Virginia (Culpeper County), Brandy Station — The 1863-64 Winter Encampment — The Federal Army of the Potomac Rebuilds
On the night of December 1, 1863, following its unsuccessful advance against Robert E. Lee's Confederate Army of Northern Virginia during the Mine Run Campaign, a cold and tired Army of the Potomac withdrew across the Rapidan River and returned to Culpeper County. On these fields and throughout most of Cupleper and part of Fauquier Counties, 100,000 Union soldiers set up a massive winter encampment that disrupted the lives of local residents Union commander Maj. Gen. George G. Meade (right) . . . — Map (db m4370) HM
Virginia (Culpeper County), Brandy Station — The 1863-64 Winter Encampment — The Calm Before the Storm
The 1863-1864 winter encampment proved a busy time for the Army of the Potomac. "There was something fascinating about our winter city of 100,000 men," a staff officer recalled. "Many pleasant recollections cluster around the old camp at Brandy Station... history should know that our military service did not consist entirely of being shot at or trying to shoot at the other man." Thousands of new recruits joined the army and learned how to be soldiers. For members of the "old" regiments, the . . . — Map (db m4372) HM
Virginia (Culpeper County), Brandy Station — The Battle of Brandy Station — Charging the Confederate Guns
By 7 a.m. on June 9, Brig. Gen. John Buford had his Union troops in position. Brig. Gen. Adelbert Ames Federal brigade of infantry straddled the Beverly Ford Road. To Ames' left (where the airport is now) was the 1st Cavalry Division, commanded by Col. Thomas Devin. The Reserve Cavalry Brigade was on Ames' right. Several batteries of artillery supported the Federals. Buford decided to test the strength of the Confederate position near St. James Church. He ordered forward several regiments of . . . — Map (db m4373) HM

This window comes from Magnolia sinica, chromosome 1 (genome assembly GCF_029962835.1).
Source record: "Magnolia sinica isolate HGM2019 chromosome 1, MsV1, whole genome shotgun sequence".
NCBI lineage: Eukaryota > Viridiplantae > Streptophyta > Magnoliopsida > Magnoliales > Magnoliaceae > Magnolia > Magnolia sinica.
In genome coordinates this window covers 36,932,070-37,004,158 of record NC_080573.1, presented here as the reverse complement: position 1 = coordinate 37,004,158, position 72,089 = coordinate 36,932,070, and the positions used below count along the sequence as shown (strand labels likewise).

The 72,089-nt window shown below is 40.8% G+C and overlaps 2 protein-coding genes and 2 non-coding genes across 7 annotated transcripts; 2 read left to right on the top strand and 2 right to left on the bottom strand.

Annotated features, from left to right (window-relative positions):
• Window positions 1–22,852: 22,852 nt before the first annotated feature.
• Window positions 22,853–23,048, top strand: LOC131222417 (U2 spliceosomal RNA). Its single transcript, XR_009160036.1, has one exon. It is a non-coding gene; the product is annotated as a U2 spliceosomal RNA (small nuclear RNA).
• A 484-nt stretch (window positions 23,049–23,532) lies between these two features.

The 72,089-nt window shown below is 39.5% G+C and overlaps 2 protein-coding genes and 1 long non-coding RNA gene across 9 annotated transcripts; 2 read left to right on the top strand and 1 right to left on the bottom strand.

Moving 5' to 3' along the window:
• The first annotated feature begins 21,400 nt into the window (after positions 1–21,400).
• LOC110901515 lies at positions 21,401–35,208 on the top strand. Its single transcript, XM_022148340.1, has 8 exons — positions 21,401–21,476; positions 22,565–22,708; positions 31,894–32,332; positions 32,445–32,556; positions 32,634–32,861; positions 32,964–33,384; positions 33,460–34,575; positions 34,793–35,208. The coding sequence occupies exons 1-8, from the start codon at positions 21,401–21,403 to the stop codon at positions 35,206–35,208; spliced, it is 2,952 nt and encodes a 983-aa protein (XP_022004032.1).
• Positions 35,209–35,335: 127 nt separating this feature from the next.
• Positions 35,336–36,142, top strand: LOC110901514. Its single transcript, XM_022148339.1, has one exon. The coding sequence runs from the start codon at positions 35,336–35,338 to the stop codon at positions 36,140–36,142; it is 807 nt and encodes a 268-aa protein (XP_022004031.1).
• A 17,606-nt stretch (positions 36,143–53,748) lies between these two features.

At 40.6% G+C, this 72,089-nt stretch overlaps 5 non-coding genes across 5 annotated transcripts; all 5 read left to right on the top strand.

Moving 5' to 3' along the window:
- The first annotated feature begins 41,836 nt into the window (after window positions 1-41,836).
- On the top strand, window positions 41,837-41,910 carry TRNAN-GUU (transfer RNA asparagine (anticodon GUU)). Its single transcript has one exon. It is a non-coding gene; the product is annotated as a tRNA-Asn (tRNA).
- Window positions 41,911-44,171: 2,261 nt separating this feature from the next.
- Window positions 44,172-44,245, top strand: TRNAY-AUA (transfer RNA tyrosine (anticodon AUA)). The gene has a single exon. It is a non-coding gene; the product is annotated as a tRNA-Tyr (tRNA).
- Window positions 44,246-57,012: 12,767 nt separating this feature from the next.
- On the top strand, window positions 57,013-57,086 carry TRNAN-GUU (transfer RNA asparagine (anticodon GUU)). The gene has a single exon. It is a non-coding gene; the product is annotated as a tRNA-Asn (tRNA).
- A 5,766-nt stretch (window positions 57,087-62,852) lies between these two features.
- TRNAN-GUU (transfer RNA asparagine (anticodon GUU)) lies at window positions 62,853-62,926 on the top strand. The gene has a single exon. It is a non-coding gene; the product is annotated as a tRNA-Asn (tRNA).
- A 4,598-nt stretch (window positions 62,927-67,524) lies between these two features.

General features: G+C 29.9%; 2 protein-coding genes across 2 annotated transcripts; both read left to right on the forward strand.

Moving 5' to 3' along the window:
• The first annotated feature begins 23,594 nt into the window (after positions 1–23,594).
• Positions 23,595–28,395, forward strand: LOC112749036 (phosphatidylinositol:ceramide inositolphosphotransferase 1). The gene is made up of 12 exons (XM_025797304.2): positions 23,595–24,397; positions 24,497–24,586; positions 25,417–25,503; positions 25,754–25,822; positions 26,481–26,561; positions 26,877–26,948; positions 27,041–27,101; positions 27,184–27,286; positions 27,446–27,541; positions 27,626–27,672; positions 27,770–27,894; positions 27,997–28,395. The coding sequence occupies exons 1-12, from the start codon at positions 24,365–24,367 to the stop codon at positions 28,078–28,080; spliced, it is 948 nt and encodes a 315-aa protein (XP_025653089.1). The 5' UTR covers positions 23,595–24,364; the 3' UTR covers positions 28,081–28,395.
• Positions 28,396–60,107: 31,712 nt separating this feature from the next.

Virginia (Culpeper County), Brandy Station — The Battle of Brandy Station — Confederate Line of Defense at St. James Church
Several hundred yards behind you, in the copse of trees, is the site of the St. James Church. Union soldiers tore down the small brick structure for materials to make their quarters during the winter of 1863-1864, when the Army of the Potomac wintered in Culpeper County. Six months earlier, on June 9, 1863, the woods, meadows, and country roads here saw major fighting during the Battle of Brandy Station. By 8 a.m. on that date, Maj. Gen. J.E.B. Stuart had formed a solid defensive line along . . . — Map (db m4374) HM